Bad Girls of the Art Deco Era

There are good girls and there are bad girls, and we all know who has more fun! It seems there were always bad girls, even in times before it was conceivable. I recently attended a lecture by Joan Renner, docent for the Los Angeles Conservancy and tour guide on LA’s offbeat past for Esotouric. She’s an expert in LA history from the 1900s to the 1950s with a particular fascination for criminology.  At the event Felonious Flappers: Bad Girls of the Art Deco Era” at Hollywood’s Egyptian Theatre, we learned of some of the baddest ladies of Los Angeles and the dastardly crimes they committed. According to Renner, women are less likely to do violent crimes than men, but these ladies did some pretty gruesome things!

The lecture was followed by a screening of “The Ladies They Talk About” (1933) starring Barbara Stanwyck, who plays Nan Taylor, one tough-talking broad who lands in the clinker and we get an idea of what prison life was like for the ladies in 1930s San Quentin, written by a true life bad girl Dorothy Mackaye about her time in prison for obstruction of justice stemming from a plot to cover up the murder of her husband — song and dance man Ray Raymond — by her lover and child star Paul Kelly.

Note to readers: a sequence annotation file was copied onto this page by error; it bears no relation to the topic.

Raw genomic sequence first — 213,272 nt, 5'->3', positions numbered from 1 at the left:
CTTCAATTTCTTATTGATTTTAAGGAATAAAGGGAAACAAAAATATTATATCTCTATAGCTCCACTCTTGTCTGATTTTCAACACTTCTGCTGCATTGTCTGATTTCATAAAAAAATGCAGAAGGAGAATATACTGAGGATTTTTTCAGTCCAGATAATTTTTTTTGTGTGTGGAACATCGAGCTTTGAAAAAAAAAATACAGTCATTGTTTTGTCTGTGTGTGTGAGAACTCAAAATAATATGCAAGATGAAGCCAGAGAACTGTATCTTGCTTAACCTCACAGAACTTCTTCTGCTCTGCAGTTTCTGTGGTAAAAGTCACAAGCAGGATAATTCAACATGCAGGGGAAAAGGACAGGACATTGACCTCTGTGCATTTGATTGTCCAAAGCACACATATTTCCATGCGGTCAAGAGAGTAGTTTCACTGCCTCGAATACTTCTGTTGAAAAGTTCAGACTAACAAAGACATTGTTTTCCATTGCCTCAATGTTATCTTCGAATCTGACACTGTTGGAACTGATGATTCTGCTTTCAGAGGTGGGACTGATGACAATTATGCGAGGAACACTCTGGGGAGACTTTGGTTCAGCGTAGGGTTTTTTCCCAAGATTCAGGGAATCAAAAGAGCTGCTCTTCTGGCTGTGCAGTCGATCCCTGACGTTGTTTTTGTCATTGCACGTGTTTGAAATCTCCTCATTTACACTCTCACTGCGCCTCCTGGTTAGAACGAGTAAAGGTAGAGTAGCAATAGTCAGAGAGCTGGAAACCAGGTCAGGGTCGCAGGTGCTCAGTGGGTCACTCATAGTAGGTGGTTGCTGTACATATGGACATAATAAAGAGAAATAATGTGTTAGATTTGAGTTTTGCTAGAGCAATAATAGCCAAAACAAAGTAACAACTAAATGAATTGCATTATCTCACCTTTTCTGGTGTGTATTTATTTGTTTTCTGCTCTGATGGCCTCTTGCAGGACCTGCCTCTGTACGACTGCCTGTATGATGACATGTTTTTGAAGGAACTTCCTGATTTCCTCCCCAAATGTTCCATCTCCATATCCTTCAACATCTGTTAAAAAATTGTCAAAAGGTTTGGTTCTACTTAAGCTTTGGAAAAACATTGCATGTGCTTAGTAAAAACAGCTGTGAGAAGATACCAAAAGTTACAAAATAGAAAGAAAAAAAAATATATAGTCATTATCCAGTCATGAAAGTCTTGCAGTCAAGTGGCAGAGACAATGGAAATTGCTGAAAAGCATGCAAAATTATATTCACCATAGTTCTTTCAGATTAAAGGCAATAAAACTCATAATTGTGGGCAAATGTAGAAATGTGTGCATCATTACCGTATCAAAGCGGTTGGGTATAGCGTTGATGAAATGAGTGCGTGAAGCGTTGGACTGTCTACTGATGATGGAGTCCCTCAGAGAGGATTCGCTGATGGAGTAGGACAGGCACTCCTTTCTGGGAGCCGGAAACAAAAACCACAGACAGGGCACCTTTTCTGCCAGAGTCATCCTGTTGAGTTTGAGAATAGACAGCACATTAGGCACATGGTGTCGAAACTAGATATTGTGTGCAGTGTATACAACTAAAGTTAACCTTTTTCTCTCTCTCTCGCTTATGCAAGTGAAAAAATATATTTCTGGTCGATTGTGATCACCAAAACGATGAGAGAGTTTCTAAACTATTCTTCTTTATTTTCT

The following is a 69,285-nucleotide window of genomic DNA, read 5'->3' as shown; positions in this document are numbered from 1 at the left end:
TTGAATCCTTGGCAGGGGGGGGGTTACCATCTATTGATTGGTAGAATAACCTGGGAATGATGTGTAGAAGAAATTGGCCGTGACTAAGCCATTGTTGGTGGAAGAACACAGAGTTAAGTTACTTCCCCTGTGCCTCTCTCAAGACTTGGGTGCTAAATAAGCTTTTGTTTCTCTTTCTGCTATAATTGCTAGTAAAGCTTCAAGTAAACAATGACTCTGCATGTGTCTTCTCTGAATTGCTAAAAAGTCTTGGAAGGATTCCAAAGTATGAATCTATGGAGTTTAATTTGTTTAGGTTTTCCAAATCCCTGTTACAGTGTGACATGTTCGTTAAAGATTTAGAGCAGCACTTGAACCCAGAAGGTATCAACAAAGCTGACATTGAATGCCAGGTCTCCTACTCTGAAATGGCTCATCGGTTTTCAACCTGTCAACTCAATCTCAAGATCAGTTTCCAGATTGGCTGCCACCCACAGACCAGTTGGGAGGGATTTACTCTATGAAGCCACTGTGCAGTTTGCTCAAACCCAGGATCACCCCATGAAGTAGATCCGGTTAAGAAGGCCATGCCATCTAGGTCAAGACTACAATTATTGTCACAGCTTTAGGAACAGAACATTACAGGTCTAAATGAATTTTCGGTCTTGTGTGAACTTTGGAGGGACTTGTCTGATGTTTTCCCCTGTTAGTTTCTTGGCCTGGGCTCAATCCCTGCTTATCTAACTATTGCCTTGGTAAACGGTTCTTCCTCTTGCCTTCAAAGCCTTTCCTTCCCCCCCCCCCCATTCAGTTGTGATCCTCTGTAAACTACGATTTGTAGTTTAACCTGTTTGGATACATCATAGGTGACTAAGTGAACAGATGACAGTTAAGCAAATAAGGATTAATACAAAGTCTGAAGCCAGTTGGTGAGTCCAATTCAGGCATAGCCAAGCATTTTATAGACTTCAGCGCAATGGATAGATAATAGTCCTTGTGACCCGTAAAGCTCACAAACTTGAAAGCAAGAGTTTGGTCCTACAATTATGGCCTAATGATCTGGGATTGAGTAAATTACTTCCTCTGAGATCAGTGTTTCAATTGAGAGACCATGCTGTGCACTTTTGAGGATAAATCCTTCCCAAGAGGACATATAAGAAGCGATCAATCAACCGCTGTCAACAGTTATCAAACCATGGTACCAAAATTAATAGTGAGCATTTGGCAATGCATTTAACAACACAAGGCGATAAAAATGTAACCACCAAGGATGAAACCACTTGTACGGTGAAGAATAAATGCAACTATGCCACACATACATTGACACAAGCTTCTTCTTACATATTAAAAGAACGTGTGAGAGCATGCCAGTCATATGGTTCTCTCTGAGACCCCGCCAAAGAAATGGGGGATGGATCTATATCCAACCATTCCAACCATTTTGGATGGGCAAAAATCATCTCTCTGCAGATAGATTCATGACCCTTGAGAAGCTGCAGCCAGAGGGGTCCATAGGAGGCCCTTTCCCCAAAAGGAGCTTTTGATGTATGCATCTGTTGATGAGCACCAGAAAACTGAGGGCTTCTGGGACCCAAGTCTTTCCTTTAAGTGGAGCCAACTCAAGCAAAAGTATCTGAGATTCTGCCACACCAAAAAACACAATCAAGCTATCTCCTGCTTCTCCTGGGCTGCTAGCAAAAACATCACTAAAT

The film is a great example of Stanwyck’s talent as one strong dame. I loved seeing the fashions of the era – before she got fitted for her prison frock of course.  I learned from the lecture, there special provisions made for women in prison at that time – dress wear, cell decorating, even pet owernship!

You may have a hard time finding the film as it’s out of print and Warner Bros. made a special version just for this event. There are a couple of clips available on YouTube:

From one bad girl (well, not that bad!),

K.



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